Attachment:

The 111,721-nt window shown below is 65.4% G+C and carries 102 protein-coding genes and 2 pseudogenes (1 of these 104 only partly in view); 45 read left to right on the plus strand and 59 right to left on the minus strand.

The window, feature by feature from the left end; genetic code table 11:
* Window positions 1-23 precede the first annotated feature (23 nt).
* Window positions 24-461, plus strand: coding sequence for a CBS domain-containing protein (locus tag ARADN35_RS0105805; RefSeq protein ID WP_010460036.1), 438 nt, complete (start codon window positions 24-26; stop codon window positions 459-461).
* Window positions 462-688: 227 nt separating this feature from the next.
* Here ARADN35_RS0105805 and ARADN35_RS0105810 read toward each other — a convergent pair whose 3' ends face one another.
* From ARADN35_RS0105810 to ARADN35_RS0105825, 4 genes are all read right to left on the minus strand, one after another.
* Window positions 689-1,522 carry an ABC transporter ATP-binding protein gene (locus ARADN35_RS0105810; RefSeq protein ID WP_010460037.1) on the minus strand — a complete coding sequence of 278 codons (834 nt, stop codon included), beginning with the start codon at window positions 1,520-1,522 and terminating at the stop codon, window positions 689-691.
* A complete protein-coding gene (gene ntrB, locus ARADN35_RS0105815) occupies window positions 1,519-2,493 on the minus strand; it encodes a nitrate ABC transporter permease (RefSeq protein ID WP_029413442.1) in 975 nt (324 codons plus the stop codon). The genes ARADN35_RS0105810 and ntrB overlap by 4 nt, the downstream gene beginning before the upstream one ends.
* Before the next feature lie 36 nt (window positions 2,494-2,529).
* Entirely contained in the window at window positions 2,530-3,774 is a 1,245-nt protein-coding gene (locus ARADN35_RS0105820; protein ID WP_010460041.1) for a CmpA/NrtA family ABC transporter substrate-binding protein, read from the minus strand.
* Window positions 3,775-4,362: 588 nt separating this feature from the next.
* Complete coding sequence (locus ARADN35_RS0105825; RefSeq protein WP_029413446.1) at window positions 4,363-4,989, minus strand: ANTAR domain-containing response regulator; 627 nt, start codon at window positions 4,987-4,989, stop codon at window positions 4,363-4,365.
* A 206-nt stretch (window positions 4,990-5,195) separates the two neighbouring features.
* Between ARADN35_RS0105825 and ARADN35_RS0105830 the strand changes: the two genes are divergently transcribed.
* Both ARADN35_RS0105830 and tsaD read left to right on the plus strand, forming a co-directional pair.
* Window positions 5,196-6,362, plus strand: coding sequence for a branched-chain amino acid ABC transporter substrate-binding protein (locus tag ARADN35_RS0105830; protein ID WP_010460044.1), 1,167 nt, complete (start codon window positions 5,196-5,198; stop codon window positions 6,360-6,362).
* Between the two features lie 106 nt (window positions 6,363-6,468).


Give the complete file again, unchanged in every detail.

The 111,721-nt window shown below is 65.4% G+C and carries 102 protein-coding genes and 2 pseudogenes (1 of these 104 only partly in view); 45 read left to right on the plus strand and 59 right to left on the minus strand.

The window, feature by feature from the left end; genetic code table 11:
* Window positions 1-23 precede the first annotated feature (23 nt).
* Window positions 24-461, plus strand: coding sequence for a CBS domain-containing protein (locus tag ARADN35_RS0105805; RefSeq protein ID WP_010460036.1), 438 nt, complete (start codon window positions 24-26; stop codon window positions 459-461).
* Window positions 462-688: 227 nt separating this feature from the next.
* Here ARADN35_RS0105805 and ARADN35_RS0105810 read toward each other — a convergent pair whose 3' ends face one another.
* From ARADN35_RS0105810 to ARADN35_RS0105825, 4 genes are all read right to left on the minus strand, one after another.
* Window positions 689-1,522 carry an ABC transporter ATP-binding protein gene (locus ARADN35_RS0105810; RefSeq protein ID WP_010460037.1) on the minus strand — a complete coding sequence of 278 codons (834 nt, stop codon included), beginning with the start codon at window positions 1,520-1,522 and terminating at the stop codon, window positions 689-691.
* A complete protein-coding gene (gene ntrB, locus ARADN35_RS0105815) occupies window positions 1,519-2,493 on the minus strand; it encodes a nitrate ABC transporter permease (RefSeq protein ID WP_029413442.1) in 975 nt (324 codons plus the stop codon). The genes ARADN35_RS0105810 and ntrB overlap by 4 nt, the downstream gene beginning before the upstream one ends.
* Before the next feature lie 36 nt (window positions 2,494-2,529).
* Entirely contained in the window at window positions 2,530-3,774 is a 1,245-nt protein-coding gene (locus ARADN35_RS0105820; protein ID WP_010460041.1) for a CmpA/NrtA family ABC transporter substrate-binding protein, read from the minus strand.
* Window positions 3,775-4,362: 588 nt separating this feature from the next.
* Complete coding sequence (locus ARADN35_RS0105825; RefSeq protein WP_029413446.1) at window positions 4,363-4,989, minus strand: ANTAR domain-containing response regulator; 627 nt, start codon at window positions 4,987-4,989, stop codon at window positions 4,363-4,365.
* A 206-nt stretch (window positions 4,990-5,195) separates the two neighbouring features.
* Between ARADN35_RS0105825 and ARADN35_RS0105830 the strand changes: the two genes are divergently transcribed.
* Both ARADN35_RS0105830 and tsaD read left to right on the plus strand, forming a co-directional pair.
* Window positions 5,196-6,362, plus strand: coding sequence for a branched-chain amino acid ABC transporter substrate-binding protein (locus tag ARADN35_RS0105830; protein ID WP_010460044.1), 1,167 nt, complete (start codon window positions 5,196-5,198; stop codon window positions 6,360-6,362).
* Between the two features lie 106 nt (window positions 6,363-6,468).